The Mystery of Monson

The state’s first inland colony was almost lost

The Hollis Social Library. Photo by Stillman Rogers

Ghost towns have no regard for political boundaries. Take the village of Monson Center, for example: Bits of it lie in Hollis, Brookline, Amherst and Milford. The search for this ambiguously located ghost town took us to Hollis, which is the “official” address, but the reality was a bit more complicated.

It turned out that the best way to get there is from Milford, as the trail leaves Federal Hill Road almost at the town line, from a small parking area marked by a Society for the Protection of New Hampshire Forests sign. It was the society that was instrumental in saving the site from becoming a housing development in 1998, and since then this almost-forgotten bit of history is open to the public. Its old roads are now walking trails leading past stone-lined cellar holes of the original settlers’ homes. Signs identify the families who lived in each one and tell a bit about them.

As the state’s first inland colony, settled as early as the 1730s, Monson is one of New England’s most significant archaeological sites. Its mixed geographical identity began early, for the area was part of Massachusetts in the early 1700s. In 1741, the borders of New Hampshire and Massachusetts were established, and Monson became part of New Hampshire, incorporating in 1746.

But the village never progressed beyond a cluster of houses. A meeting house was never built, nor a school — the only public structure was a pound for strayed livestock — and gradually the settlers moved away. By the 1770s, Monson was deserted and forgotten until its remains were threatened more than two centuries later. By then its land had been divided up by the four surrounding towns. The only building still standing is a restored house, occasionally open as a small museum of the village.

For those like us, who revel in the history that old stones tell, Hollis has several old mill sites along its streams. None of these buildings remain, but their foundations are easy to find. One of these, the Worcester Brothers Mill on a town trail off Rocky Pond Road, was originally water-powered, but later converted to engines and subsequently destroyed by an explosion. The massive stones in its foundation are thought to have been quarried in Hollis. So, it’s likely, were those forming the old stone bridge over Mill Stream on Federal Hill Road.

While Monson declined and disappeared, Hollis prospered into a town of fine homes and public buildings. Ninety of those are recognized by the National Register of Historic Places as part of the Hollis Historic District. Many of them line Main Street, fine old white clapboarded homes set back from a tree-shaded sidewalk behind picket fences. These represent most popular styles of the late 18th to early 20th centuries, from Georgian and Federal through Bungalow style.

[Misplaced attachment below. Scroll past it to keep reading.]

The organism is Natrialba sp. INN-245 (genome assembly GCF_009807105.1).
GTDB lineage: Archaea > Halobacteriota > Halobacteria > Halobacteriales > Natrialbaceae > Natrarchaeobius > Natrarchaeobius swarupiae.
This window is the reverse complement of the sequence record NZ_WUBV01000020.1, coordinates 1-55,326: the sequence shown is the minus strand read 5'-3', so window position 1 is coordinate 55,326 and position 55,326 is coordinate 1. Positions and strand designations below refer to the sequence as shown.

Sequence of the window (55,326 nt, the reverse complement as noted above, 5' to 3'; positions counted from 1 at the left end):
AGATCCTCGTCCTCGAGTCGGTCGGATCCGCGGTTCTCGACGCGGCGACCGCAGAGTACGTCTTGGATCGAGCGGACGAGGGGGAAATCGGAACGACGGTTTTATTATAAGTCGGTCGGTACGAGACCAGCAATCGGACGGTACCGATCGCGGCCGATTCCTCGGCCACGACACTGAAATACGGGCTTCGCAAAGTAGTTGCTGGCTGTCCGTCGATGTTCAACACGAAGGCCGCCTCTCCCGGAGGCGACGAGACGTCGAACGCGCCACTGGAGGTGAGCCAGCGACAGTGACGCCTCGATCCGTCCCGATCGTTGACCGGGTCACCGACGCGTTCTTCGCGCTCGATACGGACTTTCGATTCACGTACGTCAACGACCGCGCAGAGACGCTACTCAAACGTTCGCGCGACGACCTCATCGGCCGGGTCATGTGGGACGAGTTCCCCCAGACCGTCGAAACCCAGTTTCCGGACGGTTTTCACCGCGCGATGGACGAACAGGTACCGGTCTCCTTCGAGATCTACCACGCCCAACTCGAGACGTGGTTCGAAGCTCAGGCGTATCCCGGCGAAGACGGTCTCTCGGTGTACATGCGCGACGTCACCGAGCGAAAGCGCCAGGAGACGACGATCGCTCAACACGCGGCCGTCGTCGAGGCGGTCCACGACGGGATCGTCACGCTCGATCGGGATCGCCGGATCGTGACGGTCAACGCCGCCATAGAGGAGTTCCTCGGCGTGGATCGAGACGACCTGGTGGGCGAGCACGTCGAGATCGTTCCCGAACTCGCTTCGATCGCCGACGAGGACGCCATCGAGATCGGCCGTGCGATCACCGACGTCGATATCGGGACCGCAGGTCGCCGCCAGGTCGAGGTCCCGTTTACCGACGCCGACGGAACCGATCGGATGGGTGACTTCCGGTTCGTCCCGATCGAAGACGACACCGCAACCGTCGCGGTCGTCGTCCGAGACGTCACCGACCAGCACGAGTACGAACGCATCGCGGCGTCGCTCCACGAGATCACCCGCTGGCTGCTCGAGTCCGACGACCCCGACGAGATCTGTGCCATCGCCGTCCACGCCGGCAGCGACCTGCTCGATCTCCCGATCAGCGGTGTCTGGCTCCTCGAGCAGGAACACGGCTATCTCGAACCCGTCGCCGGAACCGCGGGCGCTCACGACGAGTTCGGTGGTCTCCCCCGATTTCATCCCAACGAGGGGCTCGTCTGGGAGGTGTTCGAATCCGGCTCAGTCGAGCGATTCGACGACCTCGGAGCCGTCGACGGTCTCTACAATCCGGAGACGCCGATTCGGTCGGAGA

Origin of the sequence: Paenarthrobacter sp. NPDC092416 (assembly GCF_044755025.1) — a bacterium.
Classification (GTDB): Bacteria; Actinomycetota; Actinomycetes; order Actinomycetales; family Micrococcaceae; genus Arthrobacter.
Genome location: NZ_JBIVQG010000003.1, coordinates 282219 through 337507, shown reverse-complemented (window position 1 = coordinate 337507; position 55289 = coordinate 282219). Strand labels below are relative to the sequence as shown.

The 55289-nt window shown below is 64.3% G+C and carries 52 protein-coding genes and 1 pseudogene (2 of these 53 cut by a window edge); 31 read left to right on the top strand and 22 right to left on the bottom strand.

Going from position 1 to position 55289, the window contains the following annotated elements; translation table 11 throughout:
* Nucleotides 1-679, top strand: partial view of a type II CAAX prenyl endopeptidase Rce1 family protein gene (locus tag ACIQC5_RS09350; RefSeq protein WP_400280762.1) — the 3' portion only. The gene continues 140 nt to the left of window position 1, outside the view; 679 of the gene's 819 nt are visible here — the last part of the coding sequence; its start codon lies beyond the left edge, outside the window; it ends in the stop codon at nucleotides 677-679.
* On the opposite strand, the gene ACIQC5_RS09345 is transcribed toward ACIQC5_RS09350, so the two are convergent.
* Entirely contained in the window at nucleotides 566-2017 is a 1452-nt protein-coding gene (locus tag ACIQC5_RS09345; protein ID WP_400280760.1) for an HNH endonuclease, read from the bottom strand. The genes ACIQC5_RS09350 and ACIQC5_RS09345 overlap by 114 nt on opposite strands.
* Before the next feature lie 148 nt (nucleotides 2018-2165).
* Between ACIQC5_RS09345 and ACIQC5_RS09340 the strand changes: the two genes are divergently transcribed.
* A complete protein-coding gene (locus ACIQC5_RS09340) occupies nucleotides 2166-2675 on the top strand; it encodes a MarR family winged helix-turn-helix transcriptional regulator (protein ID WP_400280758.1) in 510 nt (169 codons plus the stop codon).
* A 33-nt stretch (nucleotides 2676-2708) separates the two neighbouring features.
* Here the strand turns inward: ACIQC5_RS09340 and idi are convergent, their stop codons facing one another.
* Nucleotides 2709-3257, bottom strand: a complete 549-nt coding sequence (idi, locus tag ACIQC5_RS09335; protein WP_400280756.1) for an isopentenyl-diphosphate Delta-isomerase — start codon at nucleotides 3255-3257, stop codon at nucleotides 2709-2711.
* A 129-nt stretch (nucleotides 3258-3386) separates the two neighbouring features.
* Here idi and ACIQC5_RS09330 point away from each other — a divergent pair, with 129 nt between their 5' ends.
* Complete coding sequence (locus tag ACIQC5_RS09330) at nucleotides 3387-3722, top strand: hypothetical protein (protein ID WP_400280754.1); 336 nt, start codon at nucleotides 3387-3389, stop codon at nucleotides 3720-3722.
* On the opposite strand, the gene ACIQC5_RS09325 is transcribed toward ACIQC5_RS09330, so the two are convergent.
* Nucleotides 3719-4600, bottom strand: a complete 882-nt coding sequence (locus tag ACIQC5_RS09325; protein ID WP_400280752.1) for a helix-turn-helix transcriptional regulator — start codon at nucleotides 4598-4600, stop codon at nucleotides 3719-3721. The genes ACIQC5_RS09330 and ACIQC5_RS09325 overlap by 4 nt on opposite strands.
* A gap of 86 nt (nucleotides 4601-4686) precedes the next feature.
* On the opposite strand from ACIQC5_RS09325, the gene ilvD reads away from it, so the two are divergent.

The sauces from Valicenti Pasta Farm are made from organic ingredients grown on the farm. Photo by Stillman Rogers

An example of the latter, the 1914 Wheeler House, is the home of the Hollis Historical Society, open Monday and Wednesday afternoons with exhibits on local history. Also on Main Street, the Always Ready Engine House has exhibits on Hollis history.

Just down the hill from the Engine House, Monument Square is a lovely green space shaded by venerable trees with the white Community Church and the Social Library side by side overlooking it. The square — really a triangle — is worth a stop. Two stones there tell interesting stories. The Nevins Stone, according to town legend, was half dug out of their field by the five Nevins brothers when Deacon John Boynton rode through town calling the militia to march to Lexington in April of 1775. Three of the brothers never returned, and the stone was later placed in the square as a memorial to the 92 Hollis men who fought in the Revolution. The Powers Stone commemorates the family of Captain Powers, a veteran of the French and Indian Wars, and his three sons who fought in the Revolution.

Just off Monument Square is the Valicenti Pasta Farm, its tomatoes ripening within sight of the Community Church and Library. We stopped to buy ravioli and inspired pasta sauces made from organic ingredients grown right there. The shop is in a corner of the big red barn where everything is made. Valicenti pastas and sauces are sold at farmers markets in Concord, Nashua, Derry and several in the Boston area.

Valicenti isn’t the only farm in Hollis that’s made a name for itself: Lull Farm is known for both its bakery and for its annual extravaganza of lighted jack-o’-lanterns at Halloween. As you can imagine, all those pumpkins feature prominently in the bakery at this time of year — in pumpkin-cranberry bread, pumpkin rolls and, of course, pies. The range of apples grown in the orchards is staggering; we found everything from Arkansas Black and Braeburn to Wolf River, along with the better-known varieties. On Saturdays in season, you can watch them press fresh cider.

Maple Hill Gardens is all about flowers, not food, with 12 themed show gardens and a wildflower trail. These beautiful gardens are tended by volunteers at the Beaver Brook Association, an educational organization for land use and nature education. Along with gardens devoted to herbs, fragrance, Victorian plants, attracting pollinators, and various growing conditions, the center has marked and mapped trails across 2,000 acres of conserved land that’s free and open to the public.

Categories: Weekend Trips

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